Texas Instruments has started a series of one-day hands-on workshops devoted to the company’s “Piccolo” family (TMS320C2000) of 32-bit microcontrollers. You can find out more about locations, times, and dates at: focus.ti.com/docs/training/catalog/events/event.jhtml?sku=1DW000328. The schedule includes sessions through September 2009. (Check once in a while for new cities and times.) Unfortunately, none of the cities on the itinerary are close enough to Salt Lake City, Utah for me to easily attend.
I did notice, though, that TI makes the workshop materials and lab experiments available to anyone who wants to download them, which I did. The 19 Mbytes of information includes slide presentations, technical documents, and lab exercises. So, if you can’t attend a workshop, you can download the materials to learn more about the Piccolo family of low-power MCUs. Look for the link at the bottom of the information page noted above, or go to: www.ti.com/litv/zip/sprt517
According to TI, the Piccolo MCU family can help designers who work with, digital motor controls, digital power supplies, renewable-energy products, power-line communications, lighting, and sensing in industrial, automotive, medical, and consumer products. That sounds like a good fit for the world of mechatronics.
To run the lab exercises, you’ll need a WinXP PC, a Piccolo USB controlSTICK, TI’s Code Composer Studio 3.3, Code Composer Studio Service Release 12, and Code Generation Tools 5.1.1. Computers provided in the TI workshops meet these requirements.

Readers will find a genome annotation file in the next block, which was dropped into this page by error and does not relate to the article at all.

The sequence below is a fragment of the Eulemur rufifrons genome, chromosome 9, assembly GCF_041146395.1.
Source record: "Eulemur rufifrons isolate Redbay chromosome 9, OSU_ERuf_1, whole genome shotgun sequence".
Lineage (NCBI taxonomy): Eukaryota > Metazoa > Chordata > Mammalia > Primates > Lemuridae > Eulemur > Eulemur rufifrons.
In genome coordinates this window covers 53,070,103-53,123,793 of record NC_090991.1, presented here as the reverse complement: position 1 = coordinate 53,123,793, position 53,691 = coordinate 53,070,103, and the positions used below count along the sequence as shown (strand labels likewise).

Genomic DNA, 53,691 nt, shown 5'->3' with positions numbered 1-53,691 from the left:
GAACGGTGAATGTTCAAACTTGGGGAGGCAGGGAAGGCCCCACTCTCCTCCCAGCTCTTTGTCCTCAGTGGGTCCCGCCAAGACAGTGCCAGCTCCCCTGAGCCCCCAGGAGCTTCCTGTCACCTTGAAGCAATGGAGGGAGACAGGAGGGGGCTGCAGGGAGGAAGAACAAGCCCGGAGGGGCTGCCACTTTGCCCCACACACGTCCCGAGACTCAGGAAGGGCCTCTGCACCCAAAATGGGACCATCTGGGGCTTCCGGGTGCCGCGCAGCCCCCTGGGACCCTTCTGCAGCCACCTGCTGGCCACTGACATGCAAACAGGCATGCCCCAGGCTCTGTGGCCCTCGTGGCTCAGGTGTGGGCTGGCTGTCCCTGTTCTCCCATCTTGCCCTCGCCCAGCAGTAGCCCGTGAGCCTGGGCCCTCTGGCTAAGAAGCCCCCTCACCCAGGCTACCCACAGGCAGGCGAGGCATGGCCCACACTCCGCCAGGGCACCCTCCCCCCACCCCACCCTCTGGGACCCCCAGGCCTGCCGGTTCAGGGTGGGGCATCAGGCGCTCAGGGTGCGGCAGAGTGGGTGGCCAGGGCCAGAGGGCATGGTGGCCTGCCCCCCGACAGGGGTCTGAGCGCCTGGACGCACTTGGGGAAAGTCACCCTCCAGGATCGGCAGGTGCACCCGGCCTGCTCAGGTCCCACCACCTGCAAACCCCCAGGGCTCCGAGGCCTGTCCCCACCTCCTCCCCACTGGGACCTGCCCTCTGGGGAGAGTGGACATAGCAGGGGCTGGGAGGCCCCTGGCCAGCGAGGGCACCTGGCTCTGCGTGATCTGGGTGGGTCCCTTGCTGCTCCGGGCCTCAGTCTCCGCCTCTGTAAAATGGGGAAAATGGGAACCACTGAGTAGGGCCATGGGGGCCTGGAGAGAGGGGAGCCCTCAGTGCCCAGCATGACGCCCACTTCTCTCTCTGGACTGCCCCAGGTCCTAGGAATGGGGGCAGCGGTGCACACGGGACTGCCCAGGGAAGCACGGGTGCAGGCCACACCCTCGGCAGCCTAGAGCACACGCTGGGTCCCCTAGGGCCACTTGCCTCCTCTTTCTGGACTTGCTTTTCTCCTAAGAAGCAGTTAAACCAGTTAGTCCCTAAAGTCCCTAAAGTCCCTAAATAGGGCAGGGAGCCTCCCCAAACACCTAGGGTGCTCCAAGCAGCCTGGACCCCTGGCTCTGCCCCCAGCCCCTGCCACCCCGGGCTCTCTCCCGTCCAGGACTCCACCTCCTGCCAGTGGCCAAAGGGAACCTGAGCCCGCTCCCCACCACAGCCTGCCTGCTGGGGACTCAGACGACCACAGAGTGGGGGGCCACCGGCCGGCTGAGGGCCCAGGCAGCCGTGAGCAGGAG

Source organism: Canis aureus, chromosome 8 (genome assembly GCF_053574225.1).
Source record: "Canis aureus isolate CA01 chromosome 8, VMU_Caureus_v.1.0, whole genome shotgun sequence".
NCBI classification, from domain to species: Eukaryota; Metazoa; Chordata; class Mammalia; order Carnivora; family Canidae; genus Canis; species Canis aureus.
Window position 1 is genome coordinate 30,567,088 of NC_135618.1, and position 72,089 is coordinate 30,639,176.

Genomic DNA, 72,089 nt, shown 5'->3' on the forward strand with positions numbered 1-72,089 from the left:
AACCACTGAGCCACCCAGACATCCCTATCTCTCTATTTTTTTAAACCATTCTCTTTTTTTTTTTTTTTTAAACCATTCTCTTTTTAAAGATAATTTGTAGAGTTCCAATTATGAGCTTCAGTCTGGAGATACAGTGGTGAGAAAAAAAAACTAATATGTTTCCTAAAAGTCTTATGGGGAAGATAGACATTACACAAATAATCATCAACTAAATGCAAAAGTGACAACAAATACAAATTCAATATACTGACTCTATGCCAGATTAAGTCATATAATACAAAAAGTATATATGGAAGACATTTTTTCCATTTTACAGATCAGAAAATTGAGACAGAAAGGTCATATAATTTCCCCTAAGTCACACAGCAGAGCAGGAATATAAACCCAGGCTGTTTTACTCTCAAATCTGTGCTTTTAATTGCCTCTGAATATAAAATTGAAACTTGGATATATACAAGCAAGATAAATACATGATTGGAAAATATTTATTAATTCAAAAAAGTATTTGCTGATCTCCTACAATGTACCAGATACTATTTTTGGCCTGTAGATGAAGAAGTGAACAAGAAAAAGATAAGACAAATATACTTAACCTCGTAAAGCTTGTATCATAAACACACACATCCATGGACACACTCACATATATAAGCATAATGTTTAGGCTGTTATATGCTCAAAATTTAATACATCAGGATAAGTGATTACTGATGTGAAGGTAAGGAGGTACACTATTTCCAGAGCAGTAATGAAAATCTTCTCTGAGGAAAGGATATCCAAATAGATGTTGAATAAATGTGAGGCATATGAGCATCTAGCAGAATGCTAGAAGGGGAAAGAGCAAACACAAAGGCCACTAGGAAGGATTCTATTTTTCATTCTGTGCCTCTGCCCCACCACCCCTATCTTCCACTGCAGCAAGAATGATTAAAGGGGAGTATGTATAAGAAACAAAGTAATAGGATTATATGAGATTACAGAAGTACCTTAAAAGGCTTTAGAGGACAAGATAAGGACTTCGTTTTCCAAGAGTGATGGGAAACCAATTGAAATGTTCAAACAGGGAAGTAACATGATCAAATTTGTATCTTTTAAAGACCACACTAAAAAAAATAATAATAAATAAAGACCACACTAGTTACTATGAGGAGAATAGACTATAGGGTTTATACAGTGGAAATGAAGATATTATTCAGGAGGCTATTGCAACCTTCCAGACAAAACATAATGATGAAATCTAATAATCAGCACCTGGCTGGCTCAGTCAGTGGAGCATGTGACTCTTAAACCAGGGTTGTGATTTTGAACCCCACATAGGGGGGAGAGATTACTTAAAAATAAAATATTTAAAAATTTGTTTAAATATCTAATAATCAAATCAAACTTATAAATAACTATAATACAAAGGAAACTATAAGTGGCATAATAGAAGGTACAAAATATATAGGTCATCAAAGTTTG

Here’s a photo of the USB controlSTICK.
You can buy a Piccolo MCU controlSTICK (TMDX28027USB) for $US 39 and you can likely find a WinXP PC to use. The USB stick comes with Code Composer Studio tools as well as controlSTICK example projects and documents. Each short project highlights a particular Piccolo feature capability. (I assume the supplied software includes the Code Generation Tools.)
TI offers a free version of the Code Composer Studio (V 3.3) and associated tools for downloading (635 Mbytes!), or you can order a free CD-ROM that provides the CCS tools and other helpful information. For download and CD-ROM information, visit TI at: focus.ti.com/dsp/docs/dspsupportaut.tsp?familyId=44§ionId=3&tabId=416&toolTypeId=30
If you like the Piccolo MCU family and want to move on to more capable hardware, TI also sells an Experimenter’s Kit (TMDXDOCK28027) for $US 70. The kit comes with a plug-in controlCARD. Extra controlCARDs cost $US 49. The controlCARD has a 100-pin DIMM connector that makes it easy to snap into the experimenter’s board, a prototype, or a final product.
The Experimenter’s Kit includes a plug-in controlCARD and offers a lot of room to breadboard add-on circuits.
Would you use these types of boards to learn about an MCU and try a company’s development tools? I welcome your opinions and observations about kits suitable for mechatronics applications.